CLEAR LAKE - Mike Welch of Des Moines brought his “Buddy” to the Surf Ballroom to celebrate the 2013 Winter Dance Party.
The life-size cardboard cutout of Buddy Holly was given to Welch by his wife, Chris, several years ago.
Saturday marked the final night of the 2013 celebration. The event celebrates the music of Buddy Holly, Ritchie Valens and J.P. “The Big Bopper” Richardson, who were killed along with pilot Roger Peterson when their plane crashed north of Clear Lake on Feb. 3, 1959.
The Welchs have been coming to the Winter Dance Party for 28 years.
“It’s about the love, the music. It’s a reunion. That’s what it is,” Mike said with a voice hoarse from lots of singing along with the bands Thursday and Friday nights.
“Everybody is so friendly and there’s no fussing and fighting. There’s just kindness, happiness. We love it,” Chris added.
People kept stopping to say hello to the couple and grab a picture with the Holly cutout.
“It’s amazing that the whole town gets together and accepts you for who you are. It’s just wonderful for a small community. They are outstanding that they put up with this,” Chris said.
The couple said Holly would be up on stage at some point during the evening.
“He has to make it every year,” Chris said.
Doug Thompson and dancing partner Lori Heebl, both of St., Louis Park, Minn., dress in 1950s garb as a way of getting into the spirit.
They have been Winter Dance Party guests off and on since 1987.
“The one thing that I really like is coming down and seeing the people that I’ve met over the years and because we get dressed up, it’s fun to see the other people that get dressed up,” Thompson said.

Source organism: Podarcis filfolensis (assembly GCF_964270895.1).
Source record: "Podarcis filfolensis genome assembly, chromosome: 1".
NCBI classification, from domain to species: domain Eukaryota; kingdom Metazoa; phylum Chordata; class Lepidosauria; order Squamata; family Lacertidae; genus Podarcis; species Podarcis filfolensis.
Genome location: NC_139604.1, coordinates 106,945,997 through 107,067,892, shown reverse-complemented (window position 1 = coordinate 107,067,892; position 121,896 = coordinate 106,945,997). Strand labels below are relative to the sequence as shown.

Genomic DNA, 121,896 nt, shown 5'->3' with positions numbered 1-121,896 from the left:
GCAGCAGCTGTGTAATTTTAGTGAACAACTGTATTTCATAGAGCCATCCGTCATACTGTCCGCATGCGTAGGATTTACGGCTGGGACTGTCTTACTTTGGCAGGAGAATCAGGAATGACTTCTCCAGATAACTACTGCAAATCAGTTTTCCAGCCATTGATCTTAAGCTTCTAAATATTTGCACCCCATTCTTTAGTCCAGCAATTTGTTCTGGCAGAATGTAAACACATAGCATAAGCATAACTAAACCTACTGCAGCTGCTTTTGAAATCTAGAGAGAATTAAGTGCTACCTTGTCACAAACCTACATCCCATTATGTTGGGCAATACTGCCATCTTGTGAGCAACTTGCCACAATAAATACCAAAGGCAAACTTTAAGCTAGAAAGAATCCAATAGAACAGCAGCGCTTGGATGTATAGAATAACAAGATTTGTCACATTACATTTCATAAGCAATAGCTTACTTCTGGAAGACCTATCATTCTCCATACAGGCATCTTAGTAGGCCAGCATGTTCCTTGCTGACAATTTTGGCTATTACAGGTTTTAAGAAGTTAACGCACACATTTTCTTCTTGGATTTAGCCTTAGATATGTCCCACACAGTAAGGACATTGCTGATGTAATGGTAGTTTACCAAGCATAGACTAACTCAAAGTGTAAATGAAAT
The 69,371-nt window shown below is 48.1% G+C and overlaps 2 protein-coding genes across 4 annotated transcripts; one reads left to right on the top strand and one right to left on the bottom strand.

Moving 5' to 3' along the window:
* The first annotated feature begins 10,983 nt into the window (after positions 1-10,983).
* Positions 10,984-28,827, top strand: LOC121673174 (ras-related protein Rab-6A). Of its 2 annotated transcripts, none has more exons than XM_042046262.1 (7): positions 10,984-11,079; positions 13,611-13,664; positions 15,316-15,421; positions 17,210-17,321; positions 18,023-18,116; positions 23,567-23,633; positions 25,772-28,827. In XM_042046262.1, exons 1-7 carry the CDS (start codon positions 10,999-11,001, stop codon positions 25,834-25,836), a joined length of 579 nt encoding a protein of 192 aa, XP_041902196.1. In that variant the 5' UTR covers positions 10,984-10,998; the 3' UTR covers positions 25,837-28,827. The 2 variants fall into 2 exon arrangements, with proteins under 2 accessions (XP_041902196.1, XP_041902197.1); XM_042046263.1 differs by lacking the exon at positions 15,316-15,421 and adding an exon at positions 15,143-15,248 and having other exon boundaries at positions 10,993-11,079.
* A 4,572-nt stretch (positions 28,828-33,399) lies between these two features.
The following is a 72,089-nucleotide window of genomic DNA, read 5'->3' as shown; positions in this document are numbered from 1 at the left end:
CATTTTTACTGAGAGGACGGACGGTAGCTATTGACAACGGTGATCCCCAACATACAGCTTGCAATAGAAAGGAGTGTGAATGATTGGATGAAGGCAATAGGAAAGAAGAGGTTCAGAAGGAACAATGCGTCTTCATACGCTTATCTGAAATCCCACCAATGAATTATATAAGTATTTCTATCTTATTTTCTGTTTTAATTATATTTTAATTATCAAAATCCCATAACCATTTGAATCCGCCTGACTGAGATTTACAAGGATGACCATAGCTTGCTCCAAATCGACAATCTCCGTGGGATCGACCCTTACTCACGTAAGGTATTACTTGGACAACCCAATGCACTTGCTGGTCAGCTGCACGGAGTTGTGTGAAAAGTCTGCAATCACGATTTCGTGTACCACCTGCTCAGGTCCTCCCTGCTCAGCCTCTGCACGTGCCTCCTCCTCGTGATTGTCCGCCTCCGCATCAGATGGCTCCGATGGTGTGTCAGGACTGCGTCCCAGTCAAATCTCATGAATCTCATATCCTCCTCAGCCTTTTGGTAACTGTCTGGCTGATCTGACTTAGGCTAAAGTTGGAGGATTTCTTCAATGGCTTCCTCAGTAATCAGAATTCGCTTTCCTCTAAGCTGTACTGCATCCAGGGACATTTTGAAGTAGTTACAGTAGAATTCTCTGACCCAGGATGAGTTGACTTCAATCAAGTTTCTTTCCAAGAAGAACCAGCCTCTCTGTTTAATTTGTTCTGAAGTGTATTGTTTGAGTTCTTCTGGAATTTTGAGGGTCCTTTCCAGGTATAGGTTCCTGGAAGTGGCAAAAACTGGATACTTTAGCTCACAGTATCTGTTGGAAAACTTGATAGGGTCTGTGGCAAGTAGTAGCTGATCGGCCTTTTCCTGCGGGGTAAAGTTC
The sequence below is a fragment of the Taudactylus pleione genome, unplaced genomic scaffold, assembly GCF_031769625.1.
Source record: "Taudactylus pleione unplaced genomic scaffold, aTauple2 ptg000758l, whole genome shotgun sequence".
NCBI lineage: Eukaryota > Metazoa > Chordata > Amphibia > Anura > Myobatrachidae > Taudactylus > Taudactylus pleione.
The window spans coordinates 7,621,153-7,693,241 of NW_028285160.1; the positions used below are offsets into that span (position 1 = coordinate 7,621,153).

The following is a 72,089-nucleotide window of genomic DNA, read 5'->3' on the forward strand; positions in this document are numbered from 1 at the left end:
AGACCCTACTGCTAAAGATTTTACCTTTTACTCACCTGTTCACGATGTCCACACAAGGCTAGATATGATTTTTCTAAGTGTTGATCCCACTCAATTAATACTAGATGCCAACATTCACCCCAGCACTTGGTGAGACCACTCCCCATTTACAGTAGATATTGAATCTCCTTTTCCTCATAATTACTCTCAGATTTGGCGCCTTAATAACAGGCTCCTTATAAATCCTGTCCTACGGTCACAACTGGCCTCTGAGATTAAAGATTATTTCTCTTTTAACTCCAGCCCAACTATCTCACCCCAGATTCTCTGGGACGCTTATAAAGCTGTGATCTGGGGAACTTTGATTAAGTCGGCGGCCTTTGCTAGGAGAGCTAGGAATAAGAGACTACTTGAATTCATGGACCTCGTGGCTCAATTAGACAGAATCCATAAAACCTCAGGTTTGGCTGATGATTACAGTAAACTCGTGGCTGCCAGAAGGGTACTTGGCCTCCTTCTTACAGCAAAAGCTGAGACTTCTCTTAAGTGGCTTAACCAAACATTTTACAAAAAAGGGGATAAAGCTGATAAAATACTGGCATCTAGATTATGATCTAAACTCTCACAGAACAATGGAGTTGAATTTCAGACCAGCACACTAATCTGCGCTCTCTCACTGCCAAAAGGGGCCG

“What it boils down to is you are able to leave everything behind and just be someone else for a weekend and that’s kind of a fun thing.”
Heebl was dressed in a dark poodle skirt and saddle shoes.
“I love that you see the same people here every year. You get to be friends with them. I love it here,” she said.
“I got the shoes at a Branson, Mo., American Bandstand gift shop in 2008.”
Clear Lake Mayor Nelson Crabb was busy greeting guests.
“I just met a couple from England, from Somerset County,” Crabb said. “It so happens we are going there this summer. That’s where my grandpa came from. We had a wonderful conversation with him and his wife.
“There have been people from all across the United States, some of them first time. One guy I met, its 23 years he’s been here. It’s very interesting,” Crabb said. “There’s a good cross-section from the United States and people who really love the music of the 1950s and a little bit of the 1960s in there.
“It’s been a great week. You hate to see it go.”